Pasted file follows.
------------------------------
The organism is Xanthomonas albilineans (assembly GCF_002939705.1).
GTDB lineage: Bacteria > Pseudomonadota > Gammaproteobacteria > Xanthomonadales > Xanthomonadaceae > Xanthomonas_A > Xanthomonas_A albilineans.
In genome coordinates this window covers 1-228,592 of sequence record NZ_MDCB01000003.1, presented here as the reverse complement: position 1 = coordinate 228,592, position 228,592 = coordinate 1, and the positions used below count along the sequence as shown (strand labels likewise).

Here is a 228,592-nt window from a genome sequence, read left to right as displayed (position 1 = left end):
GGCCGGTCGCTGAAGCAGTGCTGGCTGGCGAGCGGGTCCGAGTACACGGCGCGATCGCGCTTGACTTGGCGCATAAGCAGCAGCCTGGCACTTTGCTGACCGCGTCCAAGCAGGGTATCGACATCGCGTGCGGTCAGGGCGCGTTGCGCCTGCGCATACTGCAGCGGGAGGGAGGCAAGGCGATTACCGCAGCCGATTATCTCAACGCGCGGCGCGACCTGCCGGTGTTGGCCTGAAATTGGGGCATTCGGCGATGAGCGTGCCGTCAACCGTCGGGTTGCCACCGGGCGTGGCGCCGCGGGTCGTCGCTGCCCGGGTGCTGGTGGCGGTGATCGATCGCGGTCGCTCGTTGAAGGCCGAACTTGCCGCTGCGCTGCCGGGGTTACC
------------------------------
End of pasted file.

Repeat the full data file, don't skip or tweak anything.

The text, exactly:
The organism is Xanthomonas albilineans (assembly GCF_002939705.1).
GTDB lineage: Bacteria > Pseudomonadota > Gammaproteobacteria > Xanthomonadales > Xanthomonadaceae > Xanthomonas_A > Xanthomonas_A albilineans.
In genome coordinates this window covers 1-228,592 of sequence record NZ_MDCB01000003.1, presented here as the reverse complement: position 1 = coordinate 228,592, position 228,592 = coordinate 1, and the positions used below count along the sequence as shown (strand labels likewise).

Here is a 228,592-nt window from a genome sequence, read left to right as displayed (position 1 = left end):
GGCCGGTCGCTGAAGCAGTGCTGGCTGGCGAGCGGGTCCGAGTACACGGCGCGATCGCGCTTGACTTGGCGCATAAGCAGCAGCCTGGCACTTTGCTGACCGCGTCCAAGCAGGGTATCGACATCGCGTGCGGTCAGGGCGCGTTGCGCCTGCGCATACTGCAGCGGGAGGGAGGCAAGGCGATTACCGCAGCCGATTATCTCAACGCGCGGCGCGACCTGCCGGTGTTGGCCTGAAATTGGGGCATTCGGCGATGAGCGTGCCGTCAACCGTCGGGTTGCCACCGGGCGTGGCGCCGCGGGTCGTCGCTGCCCGGGTGCTGGTGGCGGTGATCGATCGCGGTCGCTCGTTGAAGGCCGAACTTGCCGCTGCGCTGCCGGGGTTACC